How I Learned to Stop Negative Thinking
Twelve years ago after I graduated from college I spiraled into a deep dark depression. I didn’t know what I wanted to do with my life, I was dating an awful guy who refused to kiss me, and I was so anxious all the time that I barely ate anything. I asked a nurse friend to help me find a therapist. The therapist recommended that I read Wayne W. Dyer’s Your Erroneous Zones. It may sound cliché, but this book changed my life.
I was 22 and thought that happiness was something that would happen to me. What I didn’t realise—that Dyer taught me—is I am in control of my own thoughts. There was no one holding a gun to my head telling me to be unhappy. My own negative thoughts were pushing me downward. “Change the way you think and you can change your whole life,” is a concept he preaches and one I have regularly referred to since that dark period. It took time before I overcame the depression, but in the end I did. Although it’s impossible to really end negative thoughts, it’s worth it to try and eliminate them. Practice these techniques on a daily basis, and you’ll find yourself being more positive and ultimately leading a happier life.
When you find yourself thinking nothing but negative thoughts, it’s hard to snap yourself out of it. Get together with a trusted friend or family member and talk about what’s getting you down. If it’s a situation that involves other parties (you didn’t get promoted at work or got into a fight with your maid of honour), talk about how you can deal with the issue in a positive way. Look for solutions rather than dwelling negatively on what happened. If your negative thoughts are suicidal, make an appointment with a therapist or your doctor.
You are the only person in your brain, therefore you are the only one who can control your thoughts. If you recognise that you’re starting to negative think, nip the bad thoughts in the butt. I have a horrible tendency to snowball negative think. Snowball thinking is where you start thinking one small negative thing and the more you ruminate about it, the bigger the problem becomes and the worse the situation seems. Here’s an example: I stayed late the last three nights. I don’t get paid overtime and my boss has not noticed my efforts. This means she probably won’t give me a raise. If I don’t get a raise, I won’t be able to move into a new apartment with my boyfriend. We’ll fight about it, and he’ll dump me. I will end up as a poor old maid. Working late doesn’t mean that you’ll end up alone—see why snowball thinking can be bad? If you notice yourself starting to spiral on this track, tell yourself, “sStop negative thinking.” Take a deep breath, read a book to get your mind on something else, or count backward from 10 to calm yourself and clear your mind.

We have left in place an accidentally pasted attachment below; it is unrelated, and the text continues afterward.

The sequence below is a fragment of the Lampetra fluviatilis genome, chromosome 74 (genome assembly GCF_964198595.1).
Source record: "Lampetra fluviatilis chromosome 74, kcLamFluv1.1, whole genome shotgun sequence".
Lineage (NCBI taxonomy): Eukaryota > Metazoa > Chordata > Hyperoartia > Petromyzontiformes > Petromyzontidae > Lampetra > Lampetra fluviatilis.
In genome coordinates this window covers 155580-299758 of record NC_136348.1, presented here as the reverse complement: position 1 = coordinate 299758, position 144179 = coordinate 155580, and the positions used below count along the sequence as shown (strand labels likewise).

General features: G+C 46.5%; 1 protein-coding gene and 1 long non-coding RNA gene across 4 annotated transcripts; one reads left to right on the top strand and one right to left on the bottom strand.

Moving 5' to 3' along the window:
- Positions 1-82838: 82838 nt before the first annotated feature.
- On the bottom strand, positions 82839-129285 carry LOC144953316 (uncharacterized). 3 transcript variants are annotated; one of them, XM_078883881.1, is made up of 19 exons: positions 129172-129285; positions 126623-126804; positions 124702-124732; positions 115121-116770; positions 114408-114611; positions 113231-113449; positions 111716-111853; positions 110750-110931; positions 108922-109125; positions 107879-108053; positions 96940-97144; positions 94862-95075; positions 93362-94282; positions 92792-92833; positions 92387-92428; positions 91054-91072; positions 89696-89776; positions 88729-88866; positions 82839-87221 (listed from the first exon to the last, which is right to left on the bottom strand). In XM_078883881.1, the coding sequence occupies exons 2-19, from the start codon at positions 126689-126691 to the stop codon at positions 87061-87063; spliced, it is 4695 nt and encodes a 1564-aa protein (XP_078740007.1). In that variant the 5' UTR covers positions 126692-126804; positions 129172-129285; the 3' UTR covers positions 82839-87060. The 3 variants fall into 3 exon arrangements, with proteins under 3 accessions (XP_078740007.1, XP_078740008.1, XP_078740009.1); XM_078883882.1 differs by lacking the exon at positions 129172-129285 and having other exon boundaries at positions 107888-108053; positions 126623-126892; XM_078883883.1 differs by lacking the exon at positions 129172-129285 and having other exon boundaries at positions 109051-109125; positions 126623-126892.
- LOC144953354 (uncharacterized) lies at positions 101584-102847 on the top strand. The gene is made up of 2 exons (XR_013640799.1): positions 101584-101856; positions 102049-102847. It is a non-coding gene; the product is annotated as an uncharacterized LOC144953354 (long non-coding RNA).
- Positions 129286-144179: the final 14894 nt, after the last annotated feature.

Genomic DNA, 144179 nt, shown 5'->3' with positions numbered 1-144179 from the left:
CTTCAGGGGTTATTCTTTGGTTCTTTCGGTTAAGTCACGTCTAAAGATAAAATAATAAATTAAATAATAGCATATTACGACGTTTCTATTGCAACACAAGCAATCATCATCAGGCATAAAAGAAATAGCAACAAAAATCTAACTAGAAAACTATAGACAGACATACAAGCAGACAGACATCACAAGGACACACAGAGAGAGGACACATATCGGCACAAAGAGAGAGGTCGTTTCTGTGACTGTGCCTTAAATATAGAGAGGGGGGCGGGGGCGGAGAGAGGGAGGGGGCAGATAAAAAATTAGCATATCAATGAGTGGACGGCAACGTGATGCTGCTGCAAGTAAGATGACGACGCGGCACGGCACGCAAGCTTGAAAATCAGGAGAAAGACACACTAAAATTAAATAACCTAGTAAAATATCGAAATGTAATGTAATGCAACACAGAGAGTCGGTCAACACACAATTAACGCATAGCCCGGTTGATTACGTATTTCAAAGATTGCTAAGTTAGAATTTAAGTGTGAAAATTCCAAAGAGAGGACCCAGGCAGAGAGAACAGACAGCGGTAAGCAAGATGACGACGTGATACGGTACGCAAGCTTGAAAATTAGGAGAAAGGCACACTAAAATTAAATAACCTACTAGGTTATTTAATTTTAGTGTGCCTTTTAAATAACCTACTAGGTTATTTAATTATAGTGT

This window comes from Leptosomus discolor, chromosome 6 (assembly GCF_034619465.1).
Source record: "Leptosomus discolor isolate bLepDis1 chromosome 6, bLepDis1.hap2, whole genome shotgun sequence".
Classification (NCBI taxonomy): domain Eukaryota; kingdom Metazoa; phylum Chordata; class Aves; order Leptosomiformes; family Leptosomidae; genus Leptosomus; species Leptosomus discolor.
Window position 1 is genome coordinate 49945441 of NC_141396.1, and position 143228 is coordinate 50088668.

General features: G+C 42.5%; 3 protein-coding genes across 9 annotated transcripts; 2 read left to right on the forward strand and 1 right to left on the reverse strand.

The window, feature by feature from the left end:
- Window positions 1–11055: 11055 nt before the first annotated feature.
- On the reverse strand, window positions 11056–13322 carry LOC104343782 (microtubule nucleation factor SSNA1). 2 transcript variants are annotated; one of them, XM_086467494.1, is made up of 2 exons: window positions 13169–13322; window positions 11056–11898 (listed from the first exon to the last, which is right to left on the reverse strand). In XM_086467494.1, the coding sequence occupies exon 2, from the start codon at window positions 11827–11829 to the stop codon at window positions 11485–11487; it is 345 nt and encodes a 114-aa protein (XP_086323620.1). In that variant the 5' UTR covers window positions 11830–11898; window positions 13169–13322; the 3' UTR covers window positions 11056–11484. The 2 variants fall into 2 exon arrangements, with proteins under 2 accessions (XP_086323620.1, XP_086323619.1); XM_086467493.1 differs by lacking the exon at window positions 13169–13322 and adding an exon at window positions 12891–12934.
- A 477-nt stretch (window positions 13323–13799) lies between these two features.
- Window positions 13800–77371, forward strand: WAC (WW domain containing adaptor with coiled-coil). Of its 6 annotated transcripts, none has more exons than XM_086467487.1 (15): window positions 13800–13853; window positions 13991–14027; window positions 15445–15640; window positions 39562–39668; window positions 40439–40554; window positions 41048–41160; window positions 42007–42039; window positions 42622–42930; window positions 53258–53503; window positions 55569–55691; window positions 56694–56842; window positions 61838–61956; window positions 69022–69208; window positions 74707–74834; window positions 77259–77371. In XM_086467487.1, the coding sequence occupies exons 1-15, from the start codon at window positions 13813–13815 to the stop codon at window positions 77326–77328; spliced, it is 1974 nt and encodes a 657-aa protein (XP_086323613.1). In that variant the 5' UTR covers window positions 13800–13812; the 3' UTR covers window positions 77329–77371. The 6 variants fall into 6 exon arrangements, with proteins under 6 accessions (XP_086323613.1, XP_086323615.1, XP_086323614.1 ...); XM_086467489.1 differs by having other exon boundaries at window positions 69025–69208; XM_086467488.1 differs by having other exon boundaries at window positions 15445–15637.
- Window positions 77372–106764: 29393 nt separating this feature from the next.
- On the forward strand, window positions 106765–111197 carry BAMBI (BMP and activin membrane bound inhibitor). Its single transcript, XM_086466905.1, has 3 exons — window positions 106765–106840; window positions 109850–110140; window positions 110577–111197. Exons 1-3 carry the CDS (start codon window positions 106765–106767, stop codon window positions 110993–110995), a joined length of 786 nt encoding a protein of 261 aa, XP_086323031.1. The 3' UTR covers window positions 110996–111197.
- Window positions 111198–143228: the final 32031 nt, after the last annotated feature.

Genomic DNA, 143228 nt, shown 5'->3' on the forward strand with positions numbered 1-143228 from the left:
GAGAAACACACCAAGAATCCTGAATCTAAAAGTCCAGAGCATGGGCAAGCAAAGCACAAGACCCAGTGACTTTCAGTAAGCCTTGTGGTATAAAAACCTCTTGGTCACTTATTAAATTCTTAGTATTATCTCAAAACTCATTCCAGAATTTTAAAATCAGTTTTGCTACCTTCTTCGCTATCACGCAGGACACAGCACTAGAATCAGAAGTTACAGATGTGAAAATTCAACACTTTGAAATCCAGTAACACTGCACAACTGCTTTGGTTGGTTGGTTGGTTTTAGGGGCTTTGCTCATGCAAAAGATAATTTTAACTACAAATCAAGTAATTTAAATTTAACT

When I’m feeling down in the dumps, I find comfort in repeating a mantra like “Everything will be ok” or “This, too, shall pass.” Remind yourself that everything is temporary—depression and being caught up in Negative Land included. If it helps, write the mantra down on a Post-It and stick it to your mirror. Have a chalkboard in your kitchen? Write inspiring quotes on it to keep you in a positive mindset.
Remember that no one is perfect, so cut yourself some slack. If you are having a bad day or experienced something upsetting, wallow in it for a specific amount of time, then let it go. Don’t put too much pressure on yourself when you do negative think. You’re only human, recognise what you’re doing, then stop it. The same goes for good days. If you woke up on the right side of the bed and had an awesome day and actually felt happy, that’s awesome! Celebrate and congratulate yourself for really embracing the positive life.
Like Dyer said, simply changing the way you think can have a huge impact on your life. Change the tone of your thoughts from negative to positive. Instead of thinking, “This party is totally going to suck, I’m not going to know anyone, and there won’t be any single guys,” think, “I may not know anyone, but I could meet some cool people and end up having a good time.” Don’t think that things are always going to go wrong. Think that things are going to go right! Stop thinking in extremes. My positivity coach encourages me not to use the word hate as it’s too extreme. Don’t be overly dramatic. Instead of saying things like, “My life is ruined!” Ask yourself, “Is this really the end of the world?” Chances are it’s not. Everything doesn’t have to be black and white.
Pick up a few books below to continue reading about this subject.